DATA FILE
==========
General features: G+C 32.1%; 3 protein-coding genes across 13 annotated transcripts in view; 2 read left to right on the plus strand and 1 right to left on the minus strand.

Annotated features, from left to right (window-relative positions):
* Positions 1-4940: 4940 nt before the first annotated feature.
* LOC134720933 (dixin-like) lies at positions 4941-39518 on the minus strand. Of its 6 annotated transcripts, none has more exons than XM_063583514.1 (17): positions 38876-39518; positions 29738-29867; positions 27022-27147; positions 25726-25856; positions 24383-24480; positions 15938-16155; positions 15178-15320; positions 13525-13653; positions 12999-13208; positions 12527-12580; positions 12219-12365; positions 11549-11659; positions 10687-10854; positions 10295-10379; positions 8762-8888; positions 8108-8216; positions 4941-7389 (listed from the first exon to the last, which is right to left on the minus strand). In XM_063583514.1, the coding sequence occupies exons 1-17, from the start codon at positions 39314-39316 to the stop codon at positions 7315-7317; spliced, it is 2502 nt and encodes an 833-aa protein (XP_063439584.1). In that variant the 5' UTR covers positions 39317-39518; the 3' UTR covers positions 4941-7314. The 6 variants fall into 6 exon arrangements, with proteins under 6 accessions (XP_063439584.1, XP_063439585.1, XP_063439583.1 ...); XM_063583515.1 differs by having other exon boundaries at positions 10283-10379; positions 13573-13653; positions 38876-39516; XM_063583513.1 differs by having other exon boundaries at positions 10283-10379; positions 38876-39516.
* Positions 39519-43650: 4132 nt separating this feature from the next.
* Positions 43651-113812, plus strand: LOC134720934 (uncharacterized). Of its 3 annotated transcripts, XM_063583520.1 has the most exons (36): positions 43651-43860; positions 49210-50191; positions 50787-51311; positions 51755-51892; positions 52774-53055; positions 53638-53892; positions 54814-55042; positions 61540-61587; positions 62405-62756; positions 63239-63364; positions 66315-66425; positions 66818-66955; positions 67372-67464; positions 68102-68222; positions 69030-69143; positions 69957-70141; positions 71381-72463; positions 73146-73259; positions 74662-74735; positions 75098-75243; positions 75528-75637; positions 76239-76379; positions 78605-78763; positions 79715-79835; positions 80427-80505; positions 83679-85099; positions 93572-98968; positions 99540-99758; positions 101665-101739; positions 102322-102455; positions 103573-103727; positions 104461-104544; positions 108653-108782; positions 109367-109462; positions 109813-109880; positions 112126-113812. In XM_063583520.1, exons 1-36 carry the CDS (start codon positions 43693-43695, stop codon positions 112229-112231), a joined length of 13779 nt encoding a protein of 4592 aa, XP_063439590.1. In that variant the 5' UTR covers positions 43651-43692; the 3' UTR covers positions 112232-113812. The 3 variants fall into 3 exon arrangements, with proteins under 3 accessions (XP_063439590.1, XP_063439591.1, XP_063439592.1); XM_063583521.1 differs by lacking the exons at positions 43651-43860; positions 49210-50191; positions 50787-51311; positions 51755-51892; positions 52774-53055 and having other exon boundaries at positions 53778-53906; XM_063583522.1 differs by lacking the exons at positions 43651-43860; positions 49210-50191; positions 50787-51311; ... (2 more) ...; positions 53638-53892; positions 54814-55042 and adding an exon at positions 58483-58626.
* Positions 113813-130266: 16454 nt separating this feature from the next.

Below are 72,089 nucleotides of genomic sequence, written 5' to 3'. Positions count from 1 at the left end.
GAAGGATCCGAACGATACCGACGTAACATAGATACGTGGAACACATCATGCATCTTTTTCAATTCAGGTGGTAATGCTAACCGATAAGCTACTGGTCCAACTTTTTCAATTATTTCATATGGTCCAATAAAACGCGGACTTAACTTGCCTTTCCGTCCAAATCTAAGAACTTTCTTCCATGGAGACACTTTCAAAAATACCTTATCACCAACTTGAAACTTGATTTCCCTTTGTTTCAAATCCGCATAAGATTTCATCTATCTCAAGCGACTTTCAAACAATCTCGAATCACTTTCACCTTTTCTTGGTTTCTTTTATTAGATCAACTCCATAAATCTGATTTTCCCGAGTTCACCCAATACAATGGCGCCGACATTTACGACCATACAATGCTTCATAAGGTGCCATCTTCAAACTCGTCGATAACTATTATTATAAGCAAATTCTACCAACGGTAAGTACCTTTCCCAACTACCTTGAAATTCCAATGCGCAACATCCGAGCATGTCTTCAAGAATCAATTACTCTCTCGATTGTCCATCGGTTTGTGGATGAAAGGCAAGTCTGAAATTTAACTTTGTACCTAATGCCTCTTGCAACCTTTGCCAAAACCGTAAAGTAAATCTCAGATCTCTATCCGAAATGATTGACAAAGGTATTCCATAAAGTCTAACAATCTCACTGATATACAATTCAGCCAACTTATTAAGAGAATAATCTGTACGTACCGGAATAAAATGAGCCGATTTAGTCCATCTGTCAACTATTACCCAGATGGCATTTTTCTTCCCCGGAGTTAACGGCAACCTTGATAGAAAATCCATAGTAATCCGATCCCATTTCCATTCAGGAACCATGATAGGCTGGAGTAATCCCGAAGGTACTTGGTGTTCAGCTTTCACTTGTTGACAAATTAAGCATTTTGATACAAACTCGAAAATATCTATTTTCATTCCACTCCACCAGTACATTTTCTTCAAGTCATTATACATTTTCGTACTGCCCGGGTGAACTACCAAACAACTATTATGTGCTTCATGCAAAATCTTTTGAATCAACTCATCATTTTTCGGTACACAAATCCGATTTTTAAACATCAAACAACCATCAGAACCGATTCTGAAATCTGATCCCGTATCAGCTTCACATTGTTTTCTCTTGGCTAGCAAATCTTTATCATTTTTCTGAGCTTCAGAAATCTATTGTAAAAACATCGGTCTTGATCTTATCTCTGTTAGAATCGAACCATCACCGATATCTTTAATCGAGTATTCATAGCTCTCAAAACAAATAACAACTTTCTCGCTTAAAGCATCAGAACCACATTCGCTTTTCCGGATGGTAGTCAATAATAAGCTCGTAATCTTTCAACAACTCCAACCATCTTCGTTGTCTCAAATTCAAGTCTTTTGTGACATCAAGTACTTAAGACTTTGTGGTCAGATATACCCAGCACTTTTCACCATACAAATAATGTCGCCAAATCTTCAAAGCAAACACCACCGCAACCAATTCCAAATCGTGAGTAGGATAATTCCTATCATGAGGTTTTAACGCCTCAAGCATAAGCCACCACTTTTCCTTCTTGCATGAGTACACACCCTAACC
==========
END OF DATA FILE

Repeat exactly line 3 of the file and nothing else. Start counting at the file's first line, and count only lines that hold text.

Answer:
* Positions 1-4940: 4940 nt before the first annotated feature.